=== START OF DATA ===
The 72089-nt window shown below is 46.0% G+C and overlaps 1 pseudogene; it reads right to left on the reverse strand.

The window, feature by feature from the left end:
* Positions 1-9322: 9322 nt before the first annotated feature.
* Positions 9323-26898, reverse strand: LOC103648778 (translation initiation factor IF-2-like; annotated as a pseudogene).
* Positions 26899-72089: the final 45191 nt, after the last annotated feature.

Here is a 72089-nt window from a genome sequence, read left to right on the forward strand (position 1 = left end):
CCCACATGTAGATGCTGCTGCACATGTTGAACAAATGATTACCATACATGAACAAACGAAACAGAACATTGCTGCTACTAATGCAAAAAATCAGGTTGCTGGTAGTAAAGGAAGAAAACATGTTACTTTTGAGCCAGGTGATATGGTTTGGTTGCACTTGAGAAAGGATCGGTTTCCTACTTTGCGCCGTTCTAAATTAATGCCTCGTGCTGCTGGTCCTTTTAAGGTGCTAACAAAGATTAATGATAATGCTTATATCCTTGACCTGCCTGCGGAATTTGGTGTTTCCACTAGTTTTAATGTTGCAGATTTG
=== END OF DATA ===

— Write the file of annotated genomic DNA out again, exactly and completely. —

The 72089-nt window shown below is 46.0% G+C and overlaps 1 pseudogene; it reads right to left on the reverse strand.

The window, feature by feature from the left end:
* Positions 1-9322: 9322 nt before the first annotated feature.
* Positions 9323-26898, reverse strand: LOC103648778 (translation initiation factor IF-2-like; annotated as a pseudogene).
* Positions 26899-72089: the final 45191 nt, after the last annotated feature.

Here is a 72089-nt window from a genome sequence, read left to right on the forward strand (position 1 = left end):
CCCACATGTAGATGCTGCTGCACATGTTGAACAAATGATTACCATACATGAACAAACGAAACAGAACATTGCTGCTACTAATGCAAAAAATCAGGTTGCTGGTAGTAAAGGAAGAAAACATGTTACTTTTGAGCCAGGTGATATGGTTTGGTTGCACTTGAGAAAGGATCGGTTTCCTACTTTGCGCCGTTCTAAATTAATGCCTCGTGCTGCTGGTCCTTTTAAGGTGCTAACAAAGATTAATGATAATGCTTATATCCTTGACCTGCCTGCGGAATTTGGTGTTTCCACTAGTTTTAATGTTGCAGATTTG